"Thus open the gates of paradise."

In this issue

The Week In Review

14 Jun 2004

It's been a big week in passings, so let's get started:

The Great Eastern Michael Wade, Actor (May 22, 2004)

Michael Wade was the alter ego of Ish Lundrigan, the programming director of the Broadcasting Corporation of Newfoundland. Together with host Paul Moth, Ish hosted The Great Eastern's "In The Vault" segments which aired classic recordings from the early days of the BCN. You can also catch Wade in a handful of films, including "Secret Nation" with Cathy Jones.

Brian Linehan stands next to a giant Genie award in this undated CBC handout photo. Rob Waymen/CP files
PHOTO: Rob Waymen/CP files
Brian Linehan, Interviewer (4 June 2004)

I never liked his work -- know that up front. Linehan died at age 58, and even for someone who I thought was altogether too full of himself when on-air, that's just too young to go.


Ronald Reagan. Ronald Regan, Actor and Politician  (5 June 2004)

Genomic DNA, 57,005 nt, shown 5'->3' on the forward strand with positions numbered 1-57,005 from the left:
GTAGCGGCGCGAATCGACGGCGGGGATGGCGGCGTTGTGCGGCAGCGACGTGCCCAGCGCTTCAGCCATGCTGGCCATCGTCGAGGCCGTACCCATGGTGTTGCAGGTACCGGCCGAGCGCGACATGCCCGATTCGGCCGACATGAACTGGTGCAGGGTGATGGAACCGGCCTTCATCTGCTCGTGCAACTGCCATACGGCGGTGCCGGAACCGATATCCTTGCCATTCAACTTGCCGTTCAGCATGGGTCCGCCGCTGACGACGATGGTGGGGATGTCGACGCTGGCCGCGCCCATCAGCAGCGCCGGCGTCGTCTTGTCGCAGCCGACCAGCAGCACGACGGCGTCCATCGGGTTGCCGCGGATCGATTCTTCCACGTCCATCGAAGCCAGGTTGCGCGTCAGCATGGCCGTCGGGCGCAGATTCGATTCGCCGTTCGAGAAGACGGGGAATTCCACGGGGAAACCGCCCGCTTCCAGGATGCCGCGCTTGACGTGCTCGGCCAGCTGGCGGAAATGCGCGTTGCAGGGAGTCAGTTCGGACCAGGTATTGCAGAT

Ronald Reagan scared the willies out of me, making my person a willie-free zone, an act I can scarcely forgive, though forgetting is a distinct possibility.

I took a long lunch last Friday to watch his funeral. The stars came out, that's for sure. Margaret Thatcher, Mikhail Gorbachev (check out his web site here), Prince Charles, Brian Mulroney, Lech Walesa, and on it went. There were four eulogies given -- let's see how they scored:

  • Margaret Thatcher -- Her prerecorded message had at least two endings. One is enough, Baroness. 2 stars.
  • Brian Mulroney -- Eloquently delivered, written with the vocabulary of someone who finished at least one university degree. Well-structured, graceful. 5 stars.
  • George Bush (Sr) -- A speech, what can you say? It began, went on, and ended. For a man who failed to construct a complete English sentence in his presidency, I'm willing to cut him some slack. 3 stars.
  • George W. Bush (Jr) -- George read the best speech his money could buy. Slow in starting, but improved as it wore on. Had only one ending. 3 stars.


Ray Charles, Musician (10 June 2004)

Was secretly hoping that the Reagans would invite Ray Charles to Ronald's funeral, but no luck.

Ray had the gift of being able to sell a song. What I mean is -- when he was singing it, you thought it was the best song in the world, the only song you'd ever need, the only thing you wanted to listen to.